Innovative Medical Technology
Neurometer® sNCT/CPT® Diagnostic Applications and Utilization Guidelines
Indications for the Neurometer® CPT® sNCT™ Evaluation
Diagnosis & Utilization Guidelines Anatomic & Neuroselective
General Indications and Clinical Applications for sNCT Studies in Patient Management
sNCT studies are performed
to evaluate and document a variety of sensory neuropathological
conditions that can result from metabolic impairments, compressive or
traumatic lesions, toxic exposure, infectious/neoplastic diseases,
immunological disorders, digestive impairments, hereditary impairments
or environmental exposure. sNCT findings assist in patient management in
four primary areas:
1. Identifying abnormal sensory nerve function.
2. Localizing areas of abnormal function.
3. Quantifying the severity of an abnormality.
4. Monitoring the course of a progressive neuropathy or the efficacy of a treatment.
sNCT studies are indicated for patients with a suspected diagnosis of sensory nerve dysfunction in need of confirmation and evaluation. The studies objectively quantify sensory function when the history (sensory symptoms) and physical examination (abnormalities detected with tuning fork, pinwheel, radiating pain reproduced with provocative orthopedic maneuvers etc.) merit further investigation. They are not indicated for routine use with every patient, however. For instance, gross, clearly delineated sensory impairments like hemiplegia or paraplegia generally do not require electrodiagnostic evaluations.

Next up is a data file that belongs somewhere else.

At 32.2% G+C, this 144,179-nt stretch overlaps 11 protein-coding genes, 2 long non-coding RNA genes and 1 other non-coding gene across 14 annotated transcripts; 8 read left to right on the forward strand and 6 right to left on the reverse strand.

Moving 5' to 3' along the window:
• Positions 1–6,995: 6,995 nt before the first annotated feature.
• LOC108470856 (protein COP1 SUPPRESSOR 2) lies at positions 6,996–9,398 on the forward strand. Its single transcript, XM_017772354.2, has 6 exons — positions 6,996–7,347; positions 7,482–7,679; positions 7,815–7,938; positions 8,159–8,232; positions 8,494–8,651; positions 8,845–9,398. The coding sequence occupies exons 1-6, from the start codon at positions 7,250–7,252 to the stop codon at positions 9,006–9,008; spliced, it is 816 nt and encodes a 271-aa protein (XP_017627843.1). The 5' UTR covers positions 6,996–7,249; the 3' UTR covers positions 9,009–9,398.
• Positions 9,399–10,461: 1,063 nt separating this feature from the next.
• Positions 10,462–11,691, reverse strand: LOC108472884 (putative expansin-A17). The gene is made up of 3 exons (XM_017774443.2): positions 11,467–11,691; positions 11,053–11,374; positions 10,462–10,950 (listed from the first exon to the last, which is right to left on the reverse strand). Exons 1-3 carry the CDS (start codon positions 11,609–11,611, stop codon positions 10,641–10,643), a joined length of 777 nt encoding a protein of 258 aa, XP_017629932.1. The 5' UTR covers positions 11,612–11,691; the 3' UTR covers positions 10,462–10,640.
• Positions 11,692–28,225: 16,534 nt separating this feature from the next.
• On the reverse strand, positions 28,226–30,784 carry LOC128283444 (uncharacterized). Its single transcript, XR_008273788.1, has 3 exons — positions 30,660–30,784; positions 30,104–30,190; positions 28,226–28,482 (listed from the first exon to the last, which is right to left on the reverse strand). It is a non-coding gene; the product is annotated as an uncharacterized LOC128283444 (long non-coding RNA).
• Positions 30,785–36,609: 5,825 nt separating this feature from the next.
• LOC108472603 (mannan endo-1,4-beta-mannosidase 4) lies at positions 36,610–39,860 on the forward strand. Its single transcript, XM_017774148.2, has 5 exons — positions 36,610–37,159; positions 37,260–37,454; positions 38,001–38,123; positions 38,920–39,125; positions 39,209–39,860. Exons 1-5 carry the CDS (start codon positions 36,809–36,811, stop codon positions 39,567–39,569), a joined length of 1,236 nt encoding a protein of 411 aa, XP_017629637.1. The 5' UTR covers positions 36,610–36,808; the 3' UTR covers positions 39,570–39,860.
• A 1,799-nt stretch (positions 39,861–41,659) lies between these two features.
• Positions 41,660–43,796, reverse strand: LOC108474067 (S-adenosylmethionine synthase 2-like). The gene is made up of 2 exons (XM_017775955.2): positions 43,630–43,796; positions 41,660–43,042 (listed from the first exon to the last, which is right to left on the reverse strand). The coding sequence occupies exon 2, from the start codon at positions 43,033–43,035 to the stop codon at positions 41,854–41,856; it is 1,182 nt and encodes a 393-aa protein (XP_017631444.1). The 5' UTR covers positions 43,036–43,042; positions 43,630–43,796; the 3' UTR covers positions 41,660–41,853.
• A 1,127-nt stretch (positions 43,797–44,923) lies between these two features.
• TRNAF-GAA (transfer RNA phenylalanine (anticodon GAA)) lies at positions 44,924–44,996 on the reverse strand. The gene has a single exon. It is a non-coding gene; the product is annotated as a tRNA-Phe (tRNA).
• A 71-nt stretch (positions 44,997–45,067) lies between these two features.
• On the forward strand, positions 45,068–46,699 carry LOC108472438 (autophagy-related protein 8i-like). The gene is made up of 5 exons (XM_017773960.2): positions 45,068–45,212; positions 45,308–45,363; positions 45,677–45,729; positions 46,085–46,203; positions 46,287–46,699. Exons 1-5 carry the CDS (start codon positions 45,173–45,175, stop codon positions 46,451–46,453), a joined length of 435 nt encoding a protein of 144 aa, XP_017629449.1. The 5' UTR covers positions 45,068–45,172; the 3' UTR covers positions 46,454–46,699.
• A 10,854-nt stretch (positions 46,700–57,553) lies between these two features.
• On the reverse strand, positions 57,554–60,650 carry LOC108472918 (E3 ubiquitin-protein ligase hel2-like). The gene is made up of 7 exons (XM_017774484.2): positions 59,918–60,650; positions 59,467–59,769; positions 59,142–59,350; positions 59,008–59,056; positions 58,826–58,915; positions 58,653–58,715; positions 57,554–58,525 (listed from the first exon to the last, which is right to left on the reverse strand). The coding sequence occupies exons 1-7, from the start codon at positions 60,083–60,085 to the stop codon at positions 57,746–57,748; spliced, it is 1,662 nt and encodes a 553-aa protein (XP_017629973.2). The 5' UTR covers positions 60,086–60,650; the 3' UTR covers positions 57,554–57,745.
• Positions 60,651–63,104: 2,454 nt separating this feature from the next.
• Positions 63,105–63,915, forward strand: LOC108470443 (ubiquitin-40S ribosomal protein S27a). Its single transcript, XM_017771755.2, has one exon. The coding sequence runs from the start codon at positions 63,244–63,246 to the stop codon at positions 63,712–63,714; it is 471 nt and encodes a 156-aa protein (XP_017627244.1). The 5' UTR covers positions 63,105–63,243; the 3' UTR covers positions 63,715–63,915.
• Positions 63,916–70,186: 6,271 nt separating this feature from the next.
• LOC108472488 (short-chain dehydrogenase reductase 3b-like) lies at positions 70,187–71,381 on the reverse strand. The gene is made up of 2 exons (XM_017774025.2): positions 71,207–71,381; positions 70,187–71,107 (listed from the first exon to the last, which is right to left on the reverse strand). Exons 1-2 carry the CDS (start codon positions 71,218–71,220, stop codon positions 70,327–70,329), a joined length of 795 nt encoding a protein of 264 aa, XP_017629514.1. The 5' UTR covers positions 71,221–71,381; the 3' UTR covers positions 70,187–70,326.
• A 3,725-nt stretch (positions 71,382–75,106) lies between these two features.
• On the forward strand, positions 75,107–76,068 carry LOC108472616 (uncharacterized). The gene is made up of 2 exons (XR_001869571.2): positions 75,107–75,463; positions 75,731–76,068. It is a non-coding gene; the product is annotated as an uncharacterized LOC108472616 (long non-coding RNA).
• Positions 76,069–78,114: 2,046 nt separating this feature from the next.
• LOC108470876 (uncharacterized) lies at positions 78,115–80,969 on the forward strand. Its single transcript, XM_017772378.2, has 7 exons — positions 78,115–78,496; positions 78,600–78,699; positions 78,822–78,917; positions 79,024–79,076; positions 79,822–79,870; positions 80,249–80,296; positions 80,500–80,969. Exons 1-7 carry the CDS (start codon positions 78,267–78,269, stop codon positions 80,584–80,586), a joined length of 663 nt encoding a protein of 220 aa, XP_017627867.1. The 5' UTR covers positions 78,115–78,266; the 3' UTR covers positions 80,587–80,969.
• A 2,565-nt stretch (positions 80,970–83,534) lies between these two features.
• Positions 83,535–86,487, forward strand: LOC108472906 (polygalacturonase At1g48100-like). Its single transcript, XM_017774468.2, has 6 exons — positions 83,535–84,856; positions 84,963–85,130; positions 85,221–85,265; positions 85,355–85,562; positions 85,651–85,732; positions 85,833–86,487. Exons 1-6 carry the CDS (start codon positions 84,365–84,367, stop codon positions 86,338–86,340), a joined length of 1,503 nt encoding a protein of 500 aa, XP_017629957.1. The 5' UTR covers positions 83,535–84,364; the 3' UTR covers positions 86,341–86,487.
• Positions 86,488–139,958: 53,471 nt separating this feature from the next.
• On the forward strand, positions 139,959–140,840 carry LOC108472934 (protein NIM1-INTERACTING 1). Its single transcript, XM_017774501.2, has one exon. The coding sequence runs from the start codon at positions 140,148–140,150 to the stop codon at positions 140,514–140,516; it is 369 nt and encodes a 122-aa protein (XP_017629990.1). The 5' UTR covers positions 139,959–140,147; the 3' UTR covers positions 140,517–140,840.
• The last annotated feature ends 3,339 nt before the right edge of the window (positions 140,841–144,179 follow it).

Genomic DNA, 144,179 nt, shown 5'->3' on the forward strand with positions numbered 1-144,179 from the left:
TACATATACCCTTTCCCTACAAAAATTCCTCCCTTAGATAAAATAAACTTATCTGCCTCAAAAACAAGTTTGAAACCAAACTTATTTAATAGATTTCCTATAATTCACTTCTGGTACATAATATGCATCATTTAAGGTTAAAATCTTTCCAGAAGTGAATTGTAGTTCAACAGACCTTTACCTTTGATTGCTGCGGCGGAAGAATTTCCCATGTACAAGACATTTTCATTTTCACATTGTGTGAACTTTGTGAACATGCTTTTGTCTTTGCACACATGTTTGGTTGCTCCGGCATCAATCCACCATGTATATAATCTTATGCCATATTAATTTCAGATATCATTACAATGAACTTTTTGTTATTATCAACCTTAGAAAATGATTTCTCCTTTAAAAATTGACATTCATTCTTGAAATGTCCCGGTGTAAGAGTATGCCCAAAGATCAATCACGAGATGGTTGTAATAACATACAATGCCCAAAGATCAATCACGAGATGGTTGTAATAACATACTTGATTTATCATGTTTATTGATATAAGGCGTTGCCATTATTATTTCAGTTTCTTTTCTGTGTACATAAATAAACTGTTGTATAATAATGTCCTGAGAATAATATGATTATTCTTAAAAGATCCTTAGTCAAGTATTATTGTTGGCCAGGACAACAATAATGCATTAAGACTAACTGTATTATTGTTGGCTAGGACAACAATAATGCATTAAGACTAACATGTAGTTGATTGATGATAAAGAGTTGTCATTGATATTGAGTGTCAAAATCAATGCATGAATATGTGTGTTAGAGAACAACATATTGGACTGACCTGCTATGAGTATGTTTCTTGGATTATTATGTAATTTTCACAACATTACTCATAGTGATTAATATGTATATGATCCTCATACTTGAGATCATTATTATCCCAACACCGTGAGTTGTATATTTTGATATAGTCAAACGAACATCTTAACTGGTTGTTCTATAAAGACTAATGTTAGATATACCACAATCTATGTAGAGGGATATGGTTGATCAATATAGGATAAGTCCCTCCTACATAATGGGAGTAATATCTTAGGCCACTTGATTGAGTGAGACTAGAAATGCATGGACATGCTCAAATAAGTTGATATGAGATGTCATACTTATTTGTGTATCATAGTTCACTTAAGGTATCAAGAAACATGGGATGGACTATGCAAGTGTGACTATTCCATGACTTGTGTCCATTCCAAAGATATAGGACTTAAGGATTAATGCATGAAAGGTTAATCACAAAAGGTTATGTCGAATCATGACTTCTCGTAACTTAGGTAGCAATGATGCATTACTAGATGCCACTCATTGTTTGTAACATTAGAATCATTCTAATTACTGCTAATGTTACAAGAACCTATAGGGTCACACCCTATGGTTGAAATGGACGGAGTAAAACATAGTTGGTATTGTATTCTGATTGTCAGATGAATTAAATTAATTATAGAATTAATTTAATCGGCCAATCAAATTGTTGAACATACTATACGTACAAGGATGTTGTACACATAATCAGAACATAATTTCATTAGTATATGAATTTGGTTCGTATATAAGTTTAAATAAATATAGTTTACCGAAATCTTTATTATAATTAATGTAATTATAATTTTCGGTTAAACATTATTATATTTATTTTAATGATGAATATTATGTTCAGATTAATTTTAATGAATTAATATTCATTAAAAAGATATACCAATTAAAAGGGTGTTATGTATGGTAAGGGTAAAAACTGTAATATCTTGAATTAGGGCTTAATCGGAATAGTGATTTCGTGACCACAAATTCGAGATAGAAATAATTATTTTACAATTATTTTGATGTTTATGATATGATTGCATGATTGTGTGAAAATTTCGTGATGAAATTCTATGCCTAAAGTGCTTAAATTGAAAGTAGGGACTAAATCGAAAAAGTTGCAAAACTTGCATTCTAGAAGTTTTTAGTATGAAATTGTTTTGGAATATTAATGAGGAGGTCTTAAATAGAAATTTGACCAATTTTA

More focal, as well as more diffuse sensory impairments, often do require electrodiagnostic evaluations such as sNCT studies to precisely localize the somatic distribution and determine the severity of the impairment. Incorporating clinical findings with the data provided by a sNCT study can assist the clinician to diagnose conditions cited at the top of this page.
sNCT studies may be used
to determine if a patient’s symptoms are consistent with sensory neuropathy
or with a non-neurological impairment. Non-neurological conditions, such as
vascular insufficiency, soft tissue lesions, arthritis, ligament sprain or
muscular strain, can include symptoms of radiating pain that may mimic
neuropathic conditions. Electrodiagnostic studies like sNCT, are used to
confirm or rule out sensory neuropathy, assist in reaching a diagnosis and
help in prescribing appropriate treatment. Also, although sensory
electrodiagnostic studies can not directly evaluate motor impairments, many
Medicare carriers support the use of sensory electrodiagnostic studies
during the evaluation of ALS (motor neuron disease), myopathy (muscle
disease) and neuromuscular junction disorders in order to objectively
confirm the absence of sensory impairments.
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